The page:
Some Health Implications of Globalization in Thailand

Article excerpt

In recent years Thailand's economy has become increasingly dependent on international forces (1). With this exposure have come advances in health care technology and improvements in living standards, as well as increasing disparities between social groups (2) and exposure to health risks from other parts of the world (3, 4).

Prior to 1997, when the economy was strong, there was intense competition for a share of the health market. Resources were invested in speculative markets with potential for large expansion. Private hospital beds increased from 8066 in 1982 to 21 297 in 1992 and 34 973 in 1996. The number of specialized doctors in private hospitals increased, leading to shortages in the public sector (5). The culture of free enterprise brought with it an enlarged middle class, insurance coverage for hospitalization, tax incentives for private health care, heavy investment in advanced health technology for private sector use, and an internal "brain drain", at the expense of public health (5, 6). Aggressive promotion increased the demand for expensive imported medicines and procedures (7, 8). The cost of medical care for civil servants and state employees has quadrupled in the last seven years, reflecting the lack of adequate governance in the health care business sector (5, 9). Meanwhile the share of the underprivileged in the country's overall wealth was decreasing (4). The slump of 1997, followed by devaluation of the baht, and recession with its concomitant negative health impact, reflects the country's overdependence on cheap labour and foreign investment, and consequent inability to control and protect its own economy.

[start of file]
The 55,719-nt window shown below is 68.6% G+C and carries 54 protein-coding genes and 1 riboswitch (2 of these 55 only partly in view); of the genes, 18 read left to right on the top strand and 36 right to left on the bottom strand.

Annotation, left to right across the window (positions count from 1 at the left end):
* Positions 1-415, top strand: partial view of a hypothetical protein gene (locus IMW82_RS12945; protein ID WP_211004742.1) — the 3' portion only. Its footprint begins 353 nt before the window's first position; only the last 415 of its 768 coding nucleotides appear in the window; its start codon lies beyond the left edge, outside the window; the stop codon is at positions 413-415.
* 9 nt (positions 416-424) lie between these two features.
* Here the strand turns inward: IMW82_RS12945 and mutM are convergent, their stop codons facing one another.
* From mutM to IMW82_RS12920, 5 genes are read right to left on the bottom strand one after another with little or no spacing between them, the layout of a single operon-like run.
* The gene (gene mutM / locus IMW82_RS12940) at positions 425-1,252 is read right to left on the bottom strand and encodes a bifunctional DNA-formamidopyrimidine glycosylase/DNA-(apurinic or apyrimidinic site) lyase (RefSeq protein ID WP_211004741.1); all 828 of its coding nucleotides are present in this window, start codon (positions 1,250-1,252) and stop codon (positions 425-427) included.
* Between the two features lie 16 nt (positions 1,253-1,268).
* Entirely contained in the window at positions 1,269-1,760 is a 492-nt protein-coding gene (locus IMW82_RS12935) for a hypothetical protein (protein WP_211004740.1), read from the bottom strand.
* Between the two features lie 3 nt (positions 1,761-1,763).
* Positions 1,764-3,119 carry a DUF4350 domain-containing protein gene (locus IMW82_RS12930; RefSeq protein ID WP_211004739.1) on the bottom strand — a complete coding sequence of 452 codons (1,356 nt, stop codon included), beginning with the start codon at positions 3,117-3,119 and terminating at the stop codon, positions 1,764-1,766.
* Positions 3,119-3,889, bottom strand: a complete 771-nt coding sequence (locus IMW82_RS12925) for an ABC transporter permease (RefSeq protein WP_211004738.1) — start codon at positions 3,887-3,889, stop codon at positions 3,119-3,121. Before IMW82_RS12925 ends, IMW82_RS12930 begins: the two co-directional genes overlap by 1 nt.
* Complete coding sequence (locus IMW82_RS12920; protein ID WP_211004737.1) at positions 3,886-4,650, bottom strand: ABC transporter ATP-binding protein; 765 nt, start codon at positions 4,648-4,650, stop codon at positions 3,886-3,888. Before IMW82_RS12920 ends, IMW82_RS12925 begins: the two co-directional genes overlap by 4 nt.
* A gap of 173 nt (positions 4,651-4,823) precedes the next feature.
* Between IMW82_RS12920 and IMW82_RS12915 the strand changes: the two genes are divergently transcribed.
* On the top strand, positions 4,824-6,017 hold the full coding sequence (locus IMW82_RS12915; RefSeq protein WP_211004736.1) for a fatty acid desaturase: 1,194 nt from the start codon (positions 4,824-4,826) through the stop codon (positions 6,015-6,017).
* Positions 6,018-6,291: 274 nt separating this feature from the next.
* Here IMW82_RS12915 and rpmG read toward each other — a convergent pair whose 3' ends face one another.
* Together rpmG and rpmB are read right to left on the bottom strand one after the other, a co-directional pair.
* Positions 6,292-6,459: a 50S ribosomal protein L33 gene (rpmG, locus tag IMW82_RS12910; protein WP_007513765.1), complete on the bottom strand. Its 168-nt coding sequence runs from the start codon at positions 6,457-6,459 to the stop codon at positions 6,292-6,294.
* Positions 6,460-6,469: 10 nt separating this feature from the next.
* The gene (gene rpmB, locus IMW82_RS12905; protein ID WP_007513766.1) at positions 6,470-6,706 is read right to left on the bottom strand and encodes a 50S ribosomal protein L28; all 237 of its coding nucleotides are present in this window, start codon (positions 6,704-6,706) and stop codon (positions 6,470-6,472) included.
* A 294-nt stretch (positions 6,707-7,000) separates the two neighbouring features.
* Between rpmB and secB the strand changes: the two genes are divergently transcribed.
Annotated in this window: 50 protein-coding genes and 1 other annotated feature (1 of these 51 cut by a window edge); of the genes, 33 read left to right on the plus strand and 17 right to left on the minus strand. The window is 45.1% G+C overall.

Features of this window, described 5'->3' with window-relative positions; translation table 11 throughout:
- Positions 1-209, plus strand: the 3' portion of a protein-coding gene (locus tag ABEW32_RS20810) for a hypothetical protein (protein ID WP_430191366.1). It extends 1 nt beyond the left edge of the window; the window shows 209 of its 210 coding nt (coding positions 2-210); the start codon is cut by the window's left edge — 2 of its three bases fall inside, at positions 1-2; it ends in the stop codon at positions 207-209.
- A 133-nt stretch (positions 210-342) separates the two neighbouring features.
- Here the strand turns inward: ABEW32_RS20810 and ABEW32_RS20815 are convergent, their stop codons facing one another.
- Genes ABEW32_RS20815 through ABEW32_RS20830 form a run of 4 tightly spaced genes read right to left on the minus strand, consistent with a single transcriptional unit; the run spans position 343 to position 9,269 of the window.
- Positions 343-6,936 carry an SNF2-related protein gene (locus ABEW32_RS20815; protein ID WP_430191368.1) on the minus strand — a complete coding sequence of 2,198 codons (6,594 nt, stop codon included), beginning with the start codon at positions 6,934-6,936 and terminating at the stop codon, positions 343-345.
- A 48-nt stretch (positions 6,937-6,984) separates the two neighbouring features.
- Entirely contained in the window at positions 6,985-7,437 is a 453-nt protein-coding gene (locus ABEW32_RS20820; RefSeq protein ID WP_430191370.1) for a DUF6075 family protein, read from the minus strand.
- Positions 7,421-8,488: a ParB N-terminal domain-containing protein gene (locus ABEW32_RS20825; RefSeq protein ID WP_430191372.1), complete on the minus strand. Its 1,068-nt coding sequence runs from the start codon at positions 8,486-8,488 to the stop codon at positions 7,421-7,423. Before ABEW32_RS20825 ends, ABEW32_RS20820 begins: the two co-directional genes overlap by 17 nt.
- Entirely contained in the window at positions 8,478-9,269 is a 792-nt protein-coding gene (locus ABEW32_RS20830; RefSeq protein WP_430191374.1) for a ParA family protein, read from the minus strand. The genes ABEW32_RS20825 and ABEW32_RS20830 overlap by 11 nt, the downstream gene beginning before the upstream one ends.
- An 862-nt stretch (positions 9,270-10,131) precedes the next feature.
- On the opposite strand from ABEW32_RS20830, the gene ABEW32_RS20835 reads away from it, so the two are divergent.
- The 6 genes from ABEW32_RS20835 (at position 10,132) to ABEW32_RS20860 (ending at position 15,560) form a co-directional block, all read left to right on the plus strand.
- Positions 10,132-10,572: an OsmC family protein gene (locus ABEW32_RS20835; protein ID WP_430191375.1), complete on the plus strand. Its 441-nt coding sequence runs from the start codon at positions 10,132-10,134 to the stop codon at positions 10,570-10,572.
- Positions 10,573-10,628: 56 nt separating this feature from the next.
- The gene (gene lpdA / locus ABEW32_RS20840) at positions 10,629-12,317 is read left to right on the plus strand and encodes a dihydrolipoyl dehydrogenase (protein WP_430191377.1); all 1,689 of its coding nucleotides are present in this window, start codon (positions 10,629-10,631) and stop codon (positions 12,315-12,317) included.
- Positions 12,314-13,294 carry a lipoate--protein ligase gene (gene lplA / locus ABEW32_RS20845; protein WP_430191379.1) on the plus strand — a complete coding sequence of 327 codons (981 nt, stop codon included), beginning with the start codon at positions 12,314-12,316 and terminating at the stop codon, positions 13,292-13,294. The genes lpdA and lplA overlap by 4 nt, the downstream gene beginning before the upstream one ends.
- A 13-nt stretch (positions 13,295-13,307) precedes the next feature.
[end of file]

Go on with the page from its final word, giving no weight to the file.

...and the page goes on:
Direct health effects

Perhaps the most important direct effect of globalization on health in Thailand is unequal access to medical care by different social groups. The rise in imported sophisticated technologies has increased costs and necessitated new training. An analysis made in 1996 found that the average cost of medical care per admission was 1558 bahts for health cardholders (rural) and 9981 bahts for civil servants (privileged), a sixfold difference (10). If these Facilities were treating similar diseases, explanations are needed for the huge variation. The economic gap might create demand unrelated to need and distort market competition. The organization of health service delivery was obscure, and there were no rules governing the payment of providers. Unequal access to care was reflected by unequal health status (2). Infant mortality in the poorest regions was twice as high as in the richest ones.

Second, there are increasing problems of environmental pollution. These include inadequate treatment of raw sewage (for instance, in tourist areas), and the notorious air pollution in Bangkok and other big cities (11). Environmental degradation and disruption of the ecosystem have led to frequent floods and changes in disease vector behaviour. The construction of a dam in the North-eastern region, financed by a loan from a development bank, has caused natural disasters affecting food production (12).

Third, concerns about new infections and the resurgence of old ones have been on the rise. International trade and travel are shaping the patterns of epidemics. The plague scare in India had worldwide reverberations. The nipah virus outbreak in Malaysia caused concerns in Thailand (13). Cholera epidemics can inflict enormous costs on a country, and this results in attempts to hide them by calling the disease "severe diarrhoea". The costs associated with controlling HIV infection continue to rise. Fears of foot and mouth disease have affected meat consumption. The control of new dangers of this kind will require global cooperation but many aspects of control have to be country-specific.

Fourth, globalization has brought with it unhealthy lifestyles. Health has been damaged by the promotion of fashionable drugs, foods and other consumer products such as tobacco, alcohol, melatonin and Viagra. …